After four years of nonstop career building, Jon and I are unplugging from our jobs and taking the summer off to travel in Europe. We will spend two months hiking and climbing in the Alps, then we'll go to Iceland for 10 days for Jon's conference in September. Our last long trip was in the summer of 2012, when we biked around Western Europe for almost three months after finishing graduate school. We moved out of our basement apartment and stored our stuff. We landed in Amsterdam with two bikes, a shoestring budget, a hotel reservation for the first night, and no solid plans after that. Jon didn’t even have a job yet. We pedaled our way through Europe, discovering its quiet villages, back roads, and scenic mountains. The trip was beautiful, but not without its challenges: torrential rain, a vague itinerary, tight budget, and appetite fatigue due to eating too much bread, pasta, and couscous. During the trip, Jon accepted a postdoc at the UW and we moved back to Seattle where we’ve been working hard ever since. Overall, it was a great first trip to Europe, but we knew that if we returned we wanted to leave the bikes at home and go deep into the Alps. We didn’t know when our next trip would be. Careers, houses, and kids tend to saddle people down and America is notorious for its stingy vacation times. We’ve heard it more than once: “Just WAIT until you have KIDS…”
A series of fortuitous events led us to our current sabbatical. Last summer, Jon accepted a corporate job, but then quickly realized he actually wanted to be in academia. When he won his own 3-year NASA grant, it sealed the deal and he left the consulting firm after just two months. Due to a gap in funding, the University of Washington could only fund him for 0.75 time this year. His supervisor said he could work full time all winter, then take the summer off. I am self-employed, so I make my own schedule. I will miss the Book 9-10 teacher training at the Japan-Seattle Suzuki Institute this summer, which is a bummer, and I will miss my wonderful students. But, those are manageable obstacles for me. Time off: check!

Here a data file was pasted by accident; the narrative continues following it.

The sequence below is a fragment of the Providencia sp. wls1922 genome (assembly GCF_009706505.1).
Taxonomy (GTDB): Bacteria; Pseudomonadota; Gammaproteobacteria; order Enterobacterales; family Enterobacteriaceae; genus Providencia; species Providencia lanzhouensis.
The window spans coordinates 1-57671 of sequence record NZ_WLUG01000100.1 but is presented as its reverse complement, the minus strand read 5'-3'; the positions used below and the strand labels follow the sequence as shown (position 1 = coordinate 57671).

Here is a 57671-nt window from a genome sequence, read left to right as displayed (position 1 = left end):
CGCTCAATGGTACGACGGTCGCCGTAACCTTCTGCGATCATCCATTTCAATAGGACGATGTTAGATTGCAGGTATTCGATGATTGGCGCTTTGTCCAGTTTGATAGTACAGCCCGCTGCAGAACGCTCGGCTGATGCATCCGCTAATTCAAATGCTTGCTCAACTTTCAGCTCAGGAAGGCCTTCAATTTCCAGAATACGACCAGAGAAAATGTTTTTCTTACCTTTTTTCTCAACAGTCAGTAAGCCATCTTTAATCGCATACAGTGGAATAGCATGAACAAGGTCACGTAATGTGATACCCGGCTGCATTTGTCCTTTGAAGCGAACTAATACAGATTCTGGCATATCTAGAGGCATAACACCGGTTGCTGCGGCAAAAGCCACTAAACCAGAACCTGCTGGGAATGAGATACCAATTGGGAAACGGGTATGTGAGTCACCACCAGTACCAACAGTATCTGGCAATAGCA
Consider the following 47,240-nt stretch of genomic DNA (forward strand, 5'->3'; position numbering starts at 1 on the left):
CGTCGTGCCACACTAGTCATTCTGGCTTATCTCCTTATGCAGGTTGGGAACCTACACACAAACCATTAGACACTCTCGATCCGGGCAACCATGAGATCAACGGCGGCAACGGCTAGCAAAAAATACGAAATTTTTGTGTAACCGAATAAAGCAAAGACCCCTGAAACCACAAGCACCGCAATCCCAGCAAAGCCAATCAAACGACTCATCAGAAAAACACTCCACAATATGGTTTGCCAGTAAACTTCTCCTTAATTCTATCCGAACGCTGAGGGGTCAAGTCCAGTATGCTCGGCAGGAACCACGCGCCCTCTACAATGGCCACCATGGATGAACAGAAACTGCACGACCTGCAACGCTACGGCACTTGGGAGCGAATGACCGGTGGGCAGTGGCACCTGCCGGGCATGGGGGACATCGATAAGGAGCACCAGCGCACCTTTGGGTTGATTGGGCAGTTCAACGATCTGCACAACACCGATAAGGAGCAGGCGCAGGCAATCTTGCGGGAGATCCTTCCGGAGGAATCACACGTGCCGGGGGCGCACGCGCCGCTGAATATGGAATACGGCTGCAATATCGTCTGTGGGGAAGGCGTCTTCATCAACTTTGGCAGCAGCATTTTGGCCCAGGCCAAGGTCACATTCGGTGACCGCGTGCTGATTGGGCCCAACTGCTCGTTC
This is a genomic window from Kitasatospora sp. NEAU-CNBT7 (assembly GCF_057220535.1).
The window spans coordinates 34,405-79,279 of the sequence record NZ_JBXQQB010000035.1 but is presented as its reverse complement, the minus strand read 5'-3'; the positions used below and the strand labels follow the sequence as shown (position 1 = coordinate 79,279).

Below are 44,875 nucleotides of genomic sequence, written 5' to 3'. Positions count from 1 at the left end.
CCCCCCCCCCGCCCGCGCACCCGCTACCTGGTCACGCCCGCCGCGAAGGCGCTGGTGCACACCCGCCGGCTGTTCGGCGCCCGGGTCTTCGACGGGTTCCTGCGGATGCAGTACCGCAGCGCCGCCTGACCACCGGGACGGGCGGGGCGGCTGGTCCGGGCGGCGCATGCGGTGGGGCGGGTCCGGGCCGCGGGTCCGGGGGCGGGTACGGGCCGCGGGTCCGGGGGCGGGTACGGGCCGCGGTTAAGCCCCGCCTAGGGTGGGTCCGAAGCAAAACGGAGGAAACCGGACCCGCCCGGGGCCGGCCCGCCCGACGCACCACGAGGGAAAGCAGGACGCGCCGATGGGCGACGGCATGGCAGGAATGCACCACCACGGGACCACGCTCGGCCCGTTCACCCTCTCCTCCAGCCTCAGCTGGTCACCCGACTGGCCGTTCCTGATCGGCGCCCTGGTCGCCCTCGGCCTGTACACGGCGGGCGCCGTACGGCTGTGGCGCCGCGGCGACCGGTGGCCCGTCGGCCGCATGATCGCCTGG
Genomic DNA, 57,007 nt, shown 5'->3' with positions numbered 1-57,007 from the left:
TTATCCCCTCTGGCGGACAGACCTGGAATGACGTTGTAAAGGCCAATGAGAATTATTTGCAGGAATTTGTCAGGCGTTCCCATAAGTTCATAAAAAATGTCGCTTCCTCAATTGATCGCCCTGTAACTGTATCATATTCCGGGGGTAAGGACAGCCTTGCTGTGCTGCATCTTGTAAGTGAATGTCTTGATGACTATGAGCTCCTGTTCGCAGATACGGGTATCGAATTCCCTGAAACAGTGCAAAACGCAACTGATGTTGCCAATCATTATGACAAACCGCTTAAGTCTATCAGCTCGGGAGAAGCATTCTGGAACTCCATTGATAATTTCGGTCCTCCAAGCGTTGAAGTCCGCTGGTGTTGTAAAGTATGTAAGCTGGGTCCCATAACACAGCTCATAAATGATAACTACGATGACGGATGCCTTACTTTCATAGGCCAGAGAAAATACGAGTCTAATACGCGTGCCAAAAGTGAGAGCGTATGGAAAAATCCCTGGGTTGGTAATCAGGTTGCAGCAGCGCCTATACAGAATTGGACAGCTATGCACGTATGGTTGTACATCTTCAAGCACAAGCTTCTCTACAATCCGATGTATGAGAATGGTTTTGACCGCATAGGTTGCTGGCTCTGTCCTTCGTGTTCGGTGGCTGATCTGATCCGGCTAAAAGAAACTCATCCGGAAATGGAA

Meanwhile, we have been working hard, living well below our means, and saving diligently for a house down payment. But, Seattle’s real estate market going up faster than we can save. After tracking the market daily for two years, I think that the ship has sailed without us. We are not willing to put ourselves in risky financial territory, so we’ll consider ourselves priced out, for now. Why not spend some of that hard-earned cash on travel? The amount we’ll spend adventuring is just a drop in the bucket compared to the monster down payment required to get a Seattle house that’s in decent shape. Then, with some careful Chase Ultimate Rewards point use, we combined signing bonus points from two credit cards, transferred them to United, and got free roundtrip plane tickets for two. Our landlord agreed to let us sub-let our house, and we found a wonderful renter. The trip feels pretty affordable. The goal is to be frugal at times, but not skimp when it comes to basic comforts (such as eating protein, getting out of the rain, paying for lifts into the high alpine, staying in the occasional B&B instead of camping). Travel money: check!
We even did a much better job planning the trip this time, and we feel excited but not nervous or afraid. We’re about to board our flight. A car rental and AirBnb await us when we land in Geneva. Our itinerary will be flexible depending on the weather, but we’ve got great details laid out for our adventures in the Alps. Off we go!